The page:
Third-quarter results show that BT's pre-tax profits stabilised since June on an underlying basis, excluding redundancies and exceptionals, with a 1.3 per cent rise in the three months to 31 December. Inland volume rose 1 per cent but costs, surprisingly, did not continue to fall. BT partly blames phone box vandalism. This is possibly a temporary phenomenon, preparing the ground for a buoyant fourth quarter.
BT may have been presented by Oftel, the industry regulator, with an excruciatingly tight price cap to wear for the five years starting in July. But at least it knows where it is for a reasonable period, unlike British Gas or indeed the regional electricity companies, which face an impending MMC report on the one hand and pricing reviews on the other.
Telephone tariff cuts of 4 per cent a year in nominal terms look likely, depending on inflation. On top of that, competition from Mercury and, increasingly, the cable TV companies are almost certain to take large chunks out of growth in new telephone lines over the next few years.
But BT has scope to use its fledgling marketing skills. Most importantly, it has huge inefficiencies to clear out of the company. So far this financial year it has reduced its head count by 38,300 - 33,100 redundancies and 5,200 through disposals.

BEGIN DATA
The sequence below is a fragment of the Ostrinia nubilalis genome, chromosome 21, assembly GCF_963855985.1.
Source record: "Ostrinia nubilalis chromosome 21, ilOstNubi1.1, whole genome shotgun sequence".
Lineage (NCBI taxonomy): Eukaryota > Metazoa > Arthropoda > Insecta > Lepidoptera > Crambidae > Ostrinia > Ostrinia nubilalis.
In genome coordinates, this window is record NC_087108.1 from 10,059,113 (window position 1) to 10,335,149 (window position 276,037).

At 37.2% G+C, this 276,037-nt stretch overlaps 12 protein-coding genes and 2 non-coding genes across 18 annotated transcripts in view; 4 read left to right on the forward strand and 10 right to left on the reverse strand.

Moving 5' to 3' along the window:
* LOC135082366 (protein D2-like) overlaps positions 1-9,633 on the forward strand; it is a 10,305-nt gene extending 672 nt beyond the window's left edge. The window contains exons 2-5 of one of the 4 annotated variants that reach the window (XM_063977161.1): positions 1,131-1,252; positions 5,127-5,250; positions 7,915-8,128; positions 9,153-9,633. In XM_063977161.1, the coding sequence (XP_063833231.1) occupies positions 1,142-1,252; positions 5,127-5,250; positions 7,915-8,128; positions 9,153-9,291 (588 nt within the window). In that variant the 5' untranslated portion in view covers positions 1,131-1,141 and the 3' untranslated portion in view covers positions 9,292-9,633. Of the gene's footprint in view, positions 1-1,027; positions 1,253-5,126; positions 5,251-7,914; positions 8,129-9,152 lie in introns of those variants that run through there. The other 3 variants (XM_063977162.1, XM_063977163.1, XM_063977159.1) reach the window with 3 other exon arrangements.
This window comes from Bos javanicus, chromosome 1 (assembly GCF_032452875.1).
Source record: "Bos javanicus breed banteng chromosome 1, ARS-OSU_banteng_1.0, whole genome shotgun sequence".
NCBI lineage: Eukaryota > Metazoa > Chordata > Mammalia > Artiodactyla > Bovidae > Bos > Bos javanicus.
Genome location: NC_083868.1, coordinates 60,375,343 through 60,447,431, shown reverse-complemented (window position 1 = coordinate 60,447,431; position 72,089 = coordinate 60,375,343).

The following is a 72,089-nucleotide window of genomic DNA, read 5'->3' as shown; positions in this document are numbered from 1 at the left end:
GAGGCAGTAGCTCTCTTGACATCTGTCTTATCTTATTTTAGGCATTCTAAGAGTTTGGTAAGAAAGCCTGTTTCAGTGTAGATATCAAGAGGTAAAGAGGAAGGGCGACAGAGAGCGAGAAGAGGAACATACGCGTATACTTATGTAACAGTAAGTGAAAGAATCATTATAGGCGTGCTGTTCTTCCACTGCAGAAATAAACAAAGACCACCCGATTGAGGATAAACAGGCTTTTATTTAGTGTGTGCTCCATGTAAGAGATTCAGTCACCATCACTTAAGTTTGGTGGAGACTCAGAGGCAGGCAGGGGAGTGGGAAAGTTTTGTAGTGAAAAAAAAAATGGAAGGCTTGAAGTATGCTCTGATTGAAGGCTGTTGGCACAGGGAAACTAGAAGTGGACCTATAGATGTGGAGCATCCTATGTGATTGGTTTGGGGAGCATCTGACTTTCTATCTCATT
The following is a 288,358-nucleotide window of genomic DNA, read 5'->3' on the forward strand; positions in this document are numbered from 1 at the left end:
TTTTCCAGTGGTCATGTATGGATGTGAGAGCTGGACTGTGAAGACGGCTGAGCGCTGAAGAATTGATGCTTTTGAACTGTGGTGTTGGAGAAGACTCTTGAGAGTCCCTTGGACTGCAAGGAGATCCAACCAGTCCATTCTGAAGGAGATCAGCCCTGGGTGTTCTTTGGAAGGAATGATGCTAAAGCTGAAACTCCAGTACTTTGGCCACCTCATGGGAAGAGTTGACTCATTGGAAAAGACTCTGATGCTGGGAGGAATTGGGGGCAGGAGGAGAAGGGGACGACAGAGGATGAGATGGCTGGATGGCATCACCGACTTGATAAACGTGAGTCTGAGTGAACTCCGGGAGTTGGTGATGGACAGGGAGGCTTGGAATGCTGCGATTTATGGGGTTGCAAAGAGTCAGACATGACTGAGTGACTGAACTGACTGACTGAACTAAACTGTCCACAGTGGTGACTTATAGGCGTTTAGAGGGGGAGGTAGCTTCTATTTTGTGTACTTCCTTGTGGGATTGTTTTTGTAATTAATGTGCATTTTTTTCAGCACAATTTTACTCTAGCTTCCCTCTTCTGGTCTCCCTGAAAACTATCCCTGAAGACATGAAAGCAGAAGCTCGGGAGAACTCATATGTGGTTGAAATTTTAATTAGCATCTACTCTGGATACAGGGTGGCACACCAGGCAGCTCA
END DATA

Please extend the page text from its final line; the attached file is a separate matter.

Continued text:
You ain't seen nothing yet. By 1998 the head count should be down to 90,000, a further reduction of almost 50 per cent.
The cumulative impact on BT's costs of this redundancy programme - pounds 500m-plus in the current financial year, falling to pounds 200m or more in subsequent years - will provide the mechanism for a steady rise in future reported pre-tax profits, after a dip from pounds 3.07bn to perhaps pounds 2.55bn in the year to March, despite the painful price cap.
Analysts also expect a gearing position of 17 per cent to be transformed to hefty cash balances as a result of a pounds 1bn a year net cash inflow, barring major investments such as the much rumoured EDS purchase in the US.
A prospective yield of 5 per cent, at the premium end of the utility range, with a dividend likely to rise in real terms at 4-5 per cent, will comfort private investors and others who doubt the power of cyclical recovery.
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